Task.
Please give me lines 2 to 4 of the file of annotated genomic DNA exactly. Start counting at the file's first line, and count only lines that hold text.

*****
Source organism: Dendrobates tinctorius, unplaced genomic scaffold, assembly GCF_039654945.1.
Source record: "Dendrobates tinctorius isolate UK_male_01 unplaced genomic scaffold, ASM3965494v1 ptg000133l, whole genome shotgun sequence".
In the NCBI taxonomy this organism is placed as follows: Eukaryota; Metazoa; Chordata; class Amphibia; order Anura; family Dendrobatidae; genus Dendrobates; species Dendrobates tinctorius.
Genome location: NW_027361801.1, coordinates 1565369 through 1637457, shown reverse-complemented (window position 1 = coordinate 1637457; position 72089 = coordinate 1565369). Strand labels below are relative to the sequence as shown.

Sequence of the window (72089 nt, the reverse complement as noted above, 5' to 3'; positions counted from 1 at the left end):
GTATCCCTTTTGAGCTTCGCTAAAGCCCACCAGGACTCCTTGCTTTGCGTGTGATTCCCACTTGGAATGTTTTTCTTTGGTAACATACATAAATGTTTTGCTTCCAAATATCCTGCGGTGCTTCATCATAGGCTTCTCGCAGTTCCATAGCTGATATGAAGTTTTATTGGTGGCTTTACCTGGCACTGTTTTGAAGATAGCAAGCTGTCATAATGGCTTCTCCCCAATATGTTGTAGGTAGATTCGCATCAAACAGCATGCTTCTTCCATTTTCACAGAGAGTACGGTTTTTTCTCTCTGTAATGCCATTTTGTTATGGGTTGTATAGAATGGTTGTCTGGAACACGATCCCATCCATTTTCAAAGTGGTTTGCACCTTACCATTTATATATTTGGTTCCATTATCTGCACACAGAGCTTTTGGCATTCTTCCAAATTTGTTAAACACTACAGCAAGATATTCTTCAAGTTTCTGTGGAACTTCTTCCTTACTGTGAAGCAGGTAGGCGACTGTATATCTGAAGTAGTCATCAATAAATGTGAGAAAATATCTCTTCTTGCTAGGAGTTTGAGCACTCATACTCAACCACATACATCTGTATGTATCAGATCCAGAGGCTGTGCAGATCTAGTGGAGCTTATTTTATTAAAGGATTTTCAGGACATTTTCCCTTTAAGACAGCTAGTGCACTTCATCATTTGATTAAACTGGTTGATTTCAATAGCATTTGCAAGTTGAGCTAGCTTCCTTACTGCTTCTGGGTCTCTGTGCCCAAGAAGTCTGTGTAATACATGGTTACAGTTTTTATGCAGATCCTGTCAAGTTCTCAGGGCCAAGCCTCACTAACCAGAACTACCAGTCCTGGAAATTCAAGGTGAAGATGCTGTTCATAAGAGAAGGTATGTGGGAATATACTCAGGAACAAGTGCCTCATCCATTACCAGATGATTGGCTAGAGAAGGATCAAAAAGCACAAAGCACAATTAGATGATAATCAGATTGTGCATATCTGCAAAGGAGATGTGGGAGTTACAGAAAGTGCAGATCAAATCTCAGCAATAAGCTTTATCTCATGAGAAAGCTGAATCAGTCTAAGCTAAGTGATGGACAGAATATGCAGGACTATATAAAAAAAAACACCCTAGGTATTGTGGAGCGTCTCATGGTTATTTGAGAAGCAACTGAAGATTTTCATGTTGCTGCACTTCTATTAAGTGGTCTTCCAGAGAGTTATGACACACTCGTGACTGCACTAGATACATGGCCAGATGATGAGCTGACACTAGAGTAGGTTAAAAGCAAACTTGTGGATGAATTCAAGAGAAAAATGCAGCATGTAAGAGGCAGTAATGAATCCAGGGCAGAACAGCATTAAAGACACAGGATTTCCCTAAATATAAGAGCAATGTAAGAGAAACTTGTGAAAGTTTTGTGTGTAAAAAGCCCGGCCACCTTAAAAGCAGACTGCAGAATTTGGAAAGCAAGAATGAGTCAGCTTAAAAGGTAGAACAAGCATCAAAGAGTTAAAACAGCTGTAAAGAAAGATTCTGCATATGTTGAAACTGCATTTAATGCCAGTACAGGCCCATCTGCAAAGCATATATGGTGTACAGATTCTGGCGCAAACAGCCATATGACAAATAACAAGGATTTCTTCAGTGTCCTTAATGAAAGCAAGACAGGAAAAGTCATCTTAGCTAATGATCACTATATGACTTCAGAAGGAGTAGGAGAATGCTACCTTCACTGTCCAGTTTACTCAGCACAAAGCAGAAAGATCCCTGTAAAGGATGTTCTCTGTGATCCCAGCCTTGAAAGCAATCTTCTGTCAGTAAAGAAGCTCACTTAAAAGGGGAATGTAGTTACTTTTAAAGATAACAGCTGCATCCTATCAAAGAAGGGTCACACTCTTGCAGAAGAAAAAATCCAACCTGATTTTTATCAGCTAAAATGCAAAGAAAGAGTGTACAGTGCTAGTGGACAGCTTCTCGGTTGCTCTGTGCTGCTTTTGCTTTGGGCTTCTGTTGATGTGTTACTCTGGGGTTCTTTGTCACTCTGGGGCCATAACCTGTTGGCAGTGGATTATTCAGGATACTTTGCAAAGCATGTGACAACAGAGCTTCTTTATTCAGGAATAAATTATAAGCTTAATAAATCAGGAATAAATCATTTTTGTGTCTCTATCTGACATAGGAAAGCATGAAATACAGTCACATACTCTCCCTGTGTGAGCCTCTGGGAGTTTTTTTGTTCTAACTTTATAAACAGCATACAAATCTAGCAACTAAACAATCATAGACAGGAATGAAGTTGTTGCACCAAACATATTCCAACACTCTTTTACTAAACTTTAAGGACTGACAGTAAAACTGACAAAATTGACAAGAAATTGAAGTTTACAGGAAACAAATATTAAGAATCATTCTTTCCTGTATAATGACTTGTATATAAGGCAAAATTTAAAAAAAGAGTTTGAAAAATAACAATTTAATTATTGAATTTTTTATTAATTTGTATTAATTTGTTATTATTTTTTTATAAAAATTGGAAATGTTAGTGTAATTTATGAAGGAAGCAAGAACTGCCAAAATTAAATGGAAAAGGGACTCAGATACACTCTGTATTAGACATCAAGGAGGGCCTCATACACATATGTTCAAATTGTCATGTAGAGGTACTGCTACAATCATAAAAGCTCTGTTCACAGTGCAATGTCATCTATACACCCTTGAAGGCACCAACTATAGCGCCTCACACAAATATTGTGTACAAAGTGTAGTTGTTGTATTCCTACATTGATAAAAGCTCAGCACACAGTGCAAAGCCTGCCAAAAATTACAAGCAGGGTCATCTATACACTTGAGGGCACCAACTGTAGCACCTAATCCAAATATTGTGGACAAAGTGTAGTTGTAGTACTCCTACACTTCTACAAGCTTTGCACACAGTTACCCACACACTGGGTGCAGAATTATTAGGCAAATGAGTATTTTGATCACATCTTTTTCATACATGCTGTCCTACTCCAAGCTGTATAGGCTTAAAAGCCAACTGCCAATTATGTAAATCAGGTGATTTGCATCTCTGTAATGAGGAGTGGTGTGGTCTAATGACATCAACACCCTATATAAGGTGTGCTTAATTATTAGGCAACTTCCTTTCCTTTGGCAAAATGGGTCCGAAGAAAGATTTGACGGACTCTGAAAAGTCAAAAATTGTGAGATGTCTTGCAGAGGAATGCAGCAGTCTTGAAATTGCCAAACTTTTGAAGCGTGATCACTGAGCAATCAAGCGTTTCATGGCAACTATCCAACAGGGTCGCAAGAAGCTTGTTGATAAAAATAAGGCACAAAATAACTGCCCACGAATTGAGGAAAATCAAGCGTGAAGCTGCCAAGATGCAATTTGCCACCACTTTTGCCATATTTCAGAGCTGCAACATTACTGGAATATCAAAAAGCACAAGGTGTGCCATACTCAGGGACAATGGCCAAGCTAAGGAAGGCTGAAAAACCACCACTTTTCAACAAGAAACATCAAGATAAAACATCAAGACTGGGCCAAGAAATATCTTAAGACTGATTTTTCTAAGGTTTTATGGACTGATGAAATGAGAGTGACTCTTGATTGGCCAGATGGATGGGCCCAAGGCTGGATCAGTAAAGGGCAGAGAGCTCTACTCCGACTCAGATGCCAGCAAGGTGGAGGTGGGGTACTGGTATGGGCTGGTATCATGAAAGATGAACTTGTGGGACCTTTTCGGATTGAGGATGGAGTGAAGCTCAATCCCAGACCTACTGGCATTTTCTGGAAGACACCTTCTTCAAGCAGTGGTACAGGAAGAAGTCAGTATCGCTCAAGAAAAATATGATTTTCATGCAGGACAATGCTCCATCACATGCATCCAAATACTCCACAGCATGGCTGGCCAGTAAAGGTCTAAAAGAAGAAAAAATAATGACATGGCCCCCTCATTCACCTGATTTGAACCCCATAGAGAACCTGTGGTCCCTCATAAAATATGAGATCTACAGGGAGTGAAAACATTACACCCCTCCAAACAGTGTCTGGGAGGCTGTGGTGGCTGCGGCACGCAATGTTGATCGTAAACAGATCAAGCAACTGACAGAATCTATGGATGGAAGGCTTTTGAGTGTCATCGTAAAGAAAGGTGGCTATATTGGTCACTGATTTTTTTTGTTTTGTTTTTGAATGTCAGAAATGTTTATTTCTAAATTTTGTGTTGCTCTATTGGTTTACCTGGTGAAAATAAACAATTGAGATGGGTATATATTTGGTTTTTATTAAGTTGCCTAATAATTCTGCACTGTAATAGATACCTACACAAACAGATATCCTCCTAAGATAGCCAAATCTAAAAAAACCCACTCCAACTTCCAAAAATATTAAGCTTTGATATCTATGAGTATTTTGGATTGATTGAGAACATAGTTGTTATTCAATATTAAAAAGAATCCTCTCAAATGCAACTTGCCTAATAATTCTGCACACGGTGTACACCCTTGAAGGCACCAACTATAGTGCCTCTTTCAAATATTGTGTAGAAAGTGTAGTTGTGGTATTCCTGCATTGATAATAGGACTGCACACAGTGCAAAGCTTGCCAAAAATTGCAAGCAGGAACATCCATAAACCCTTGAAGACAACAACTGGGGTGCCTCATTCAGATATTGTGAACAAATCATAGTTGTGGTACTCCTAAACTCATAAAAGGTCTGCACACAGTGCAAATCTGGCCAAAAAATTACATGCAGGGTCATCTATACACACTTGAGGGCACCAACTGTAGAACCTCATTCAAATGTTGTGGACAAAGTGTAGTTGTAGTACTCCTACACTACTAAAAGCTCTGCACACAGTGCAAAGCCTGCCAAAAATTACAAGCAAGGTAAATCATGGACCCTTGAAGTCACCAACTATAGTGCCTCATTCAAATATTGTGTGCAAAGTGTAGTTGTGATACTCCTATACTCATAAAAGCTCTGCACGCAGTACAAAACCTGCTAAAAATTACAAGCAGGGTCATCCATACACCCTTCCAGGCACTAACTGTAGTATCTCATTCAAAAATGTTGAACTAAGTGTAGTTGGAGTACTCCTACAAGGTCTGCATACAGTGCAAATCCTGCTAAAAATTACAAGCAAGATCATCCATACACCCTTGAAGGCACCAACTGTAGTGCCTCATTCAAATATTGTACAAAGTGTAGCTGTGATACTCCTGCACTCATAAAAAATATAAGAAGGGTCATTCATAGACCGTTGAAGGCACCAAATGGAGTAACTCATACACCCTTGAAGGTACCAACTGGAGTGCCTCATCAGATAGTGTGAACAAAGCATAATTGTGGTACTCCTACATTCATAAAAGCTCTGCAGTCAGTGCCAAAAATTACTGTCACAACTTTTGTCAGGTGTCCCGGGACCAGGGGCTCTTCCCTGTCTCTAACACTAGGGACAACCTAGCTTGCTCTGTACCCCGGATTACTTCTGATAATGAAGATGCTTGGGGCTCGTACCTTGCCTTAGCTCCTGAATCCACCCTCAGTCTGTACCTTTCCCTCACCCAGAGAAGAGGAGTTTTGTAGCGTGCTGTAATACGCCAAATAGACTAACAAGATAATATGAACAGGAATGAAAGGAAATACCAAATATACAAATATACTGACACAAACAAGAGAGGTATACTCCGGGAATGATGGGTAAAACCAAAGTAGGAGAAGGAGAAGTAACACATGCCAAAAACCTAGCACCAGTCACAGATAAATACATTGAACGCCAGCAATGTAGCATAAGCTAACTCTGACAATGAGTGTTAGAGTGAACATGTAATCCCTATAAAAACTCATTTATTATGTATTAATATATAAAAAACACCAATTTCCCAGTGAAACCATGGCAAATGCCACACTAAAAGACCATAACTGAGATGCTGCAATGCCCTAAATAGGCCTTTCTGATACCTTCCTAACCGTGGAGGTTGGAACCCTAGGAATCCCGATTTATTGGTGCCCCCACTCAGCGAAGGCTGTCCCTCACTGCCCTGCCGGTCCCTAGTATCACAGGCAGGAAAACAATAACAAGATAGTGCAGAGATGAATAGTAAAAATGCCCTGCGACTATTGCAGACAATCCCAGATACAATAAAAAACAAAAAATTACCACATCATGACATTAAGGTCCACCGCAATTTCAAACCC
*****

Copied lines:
Source record: "Dendrobates tinctorius isolate UK_male_01 unplaced genomic scaffold, ASM3965494v1 ptg000133l, whole genome shotgun sequence".
In the NCBI taxonomy this organism is placed as follows: Eukaryota; Metazoa; Chordata; class Amphibia; order Anura; family Dendrobatidae; genus Dendrobates; species Dendrobates tinctorius.
Genome location: NW_027361801.1, coordinates 1565369 through 1637457, shown reverse-complemented (window position 1 = coordinate 1637457; position 72089 = coordinate 1565369). Strand labels below are relative to the sequence as shown.